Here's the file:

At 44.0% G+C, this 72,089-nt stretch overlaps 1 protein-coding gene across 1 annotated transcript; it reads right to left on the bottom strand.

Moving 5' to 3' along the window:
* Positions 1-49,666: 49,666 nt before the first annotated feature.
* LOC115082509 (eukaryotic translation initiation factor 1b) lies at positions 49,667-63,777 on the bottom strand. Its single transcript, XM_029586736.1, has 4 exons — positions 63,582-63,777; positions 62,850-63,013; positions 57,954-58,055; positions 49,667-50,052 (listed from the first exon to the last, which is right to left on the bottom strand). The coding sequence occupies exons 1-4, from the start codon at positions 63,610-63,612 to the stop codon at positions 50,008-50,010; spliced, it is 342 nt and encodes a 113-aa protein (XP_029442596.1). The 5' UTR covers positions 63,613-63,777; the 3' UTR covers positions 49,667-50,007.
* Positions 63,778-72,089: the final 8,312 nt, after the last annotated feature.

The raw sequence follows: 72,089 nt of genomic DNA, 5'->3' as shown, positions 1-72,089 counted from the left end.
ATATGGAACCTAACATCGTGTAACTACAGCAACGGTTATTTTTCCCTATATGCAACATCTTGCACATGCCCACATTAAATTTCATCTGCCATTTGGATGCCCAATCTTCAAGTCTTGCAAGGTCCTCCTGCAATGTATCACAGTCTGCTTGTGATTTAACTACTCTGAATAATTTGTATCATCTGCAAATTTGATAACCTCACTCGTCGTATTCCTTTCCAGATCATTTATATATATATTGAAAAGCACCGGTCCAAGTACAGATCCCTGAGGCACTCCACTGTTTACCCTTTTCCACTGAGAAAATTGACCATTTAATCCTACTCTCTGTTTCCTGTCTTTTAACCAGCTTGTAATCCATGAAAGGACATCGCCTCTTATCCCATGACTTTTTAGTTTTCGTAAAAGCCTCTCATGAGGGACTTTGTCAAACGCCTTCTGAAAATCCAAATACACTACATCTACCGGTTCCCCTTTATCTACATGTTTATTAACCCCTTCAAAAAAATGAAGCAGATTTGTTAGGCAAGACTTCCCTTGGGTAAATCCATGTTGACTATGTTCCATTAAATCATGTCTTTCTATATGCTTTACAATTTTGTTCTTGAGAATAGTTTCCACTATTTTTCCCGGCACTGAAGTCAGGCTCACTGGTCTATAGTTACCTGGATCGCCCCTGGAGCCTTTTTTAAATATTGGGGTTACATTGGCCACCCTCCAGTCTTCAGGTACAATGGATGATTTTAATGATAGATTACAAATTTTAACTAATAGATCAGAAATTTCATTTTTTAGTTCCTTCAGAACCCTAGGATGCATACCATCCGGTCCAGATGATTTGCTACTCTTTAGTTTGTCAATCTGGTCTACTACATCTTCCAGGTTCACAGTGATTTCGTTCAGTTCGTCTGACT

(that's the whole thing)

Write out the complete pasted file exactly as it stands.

At 44.0% G+C, this 72,089-nt stretch overlaps 1 protein-coding gene across 1 annotated transcript; it reads right to left on the bottom strand.

Moving 5' to 3' along the window:
* Positions 1-49,666: 49,666 nt before the first annotated feature.
* LOC115082509 (eukaryotic translation initiation factor 1b) lies at positions 49,667-63,777 on the bottom strand. Its single transcript, XM_029586736.1, has 4 exons — positions 63,582-63,777; positions 62,850-63,013; positions 57,954-58,055; positions 49,667-50,052 (listed from the first exon to the last, which is right to left on the bottom strand). The coding sequence occupies exons 1-4, from the start codon at positions 63,610-63,612 to the stop codon at positions 50,008-50,010; spliced, it is 342 nt and encodes a 113-aa protein (XP_029442596.1). The 5' UTR covers positions 63,613-63,777; the 3' UTR covers positions 49,667-50,007.
* Positions 63,778-72,089: the final 8,312 nt, after the last annotated feature.

The raw sequence follows: 72,089 nt of genomic DNA, 5'->3' as shown, positions 1-72,089 counted from the left end.
ATATGGAACCTAACATCGTGTAACTACAGCAACGGTTATTTTTCCCTATATGCAACATCTTGCACATGCCCACATTAAATTTCATCTGCCATTTGGATGCCCAATCTTCAAGTCTTGCAAGGTCCTCCTGCAATGTATCACAGTCTGCTTGTGATTTAACTACTCTGAATAATTTGTATCATCTGCAAATTTGATAACCTCACTCGTCGTATTCCTTTCCAGATCATTTATATATATATTGAAAAGCACCGGTCCAAGTACAGATCCCTGAGGCACTCCACTGTTTACCCTTTTCCACTGAGAAAATTGACCATTTAATCCTACTCTCTGTTTCCTGTCTTTTAACCAGCTTGTAATCCATGAAAGGACATCGCCTCTTATCCCATGACTTTTTAGTTTTCGTAAAAGCCTCTCATGAGGGACTTTGTCAAACGCCTTCTGAAAATCCAAATACACTACATCTACCGGTTCCCCTTTATCTACATGTTTATTAACCCCTTCAAAAAAATGAAGCAGATTTGTTAGGCAAGACTTCCCTTGGGTAAATCCATGTTGACTATGTTCCATTAAATCATGTCTTTCTATATGCTTTACAATTTTGTTCTTGAGAATAGTTTCCACTATTTTTCCCGGCACTGAAGTCAGGCTCACTGGTCTATAGTTACCTGGATCGCCCCTGGAGCCTTTTTTAAATATTGGGGTTACATTGGCCACCCTCCAGTCTTCAGGTACAATGGATGATTTTAATGATAGATTACAAATTTTAACTAATAGATCAGAAATTTCATTTTTTAGTTCCTTCAGAACCCTAGGATGCATACCATCCGGTCCAGATGATTTGCTACTCTTTAGTTTGTCAATCTGGTCTACTACATCTTCCAGGTTCACAGTGATTTCGTTCAGTTCGTCTGACT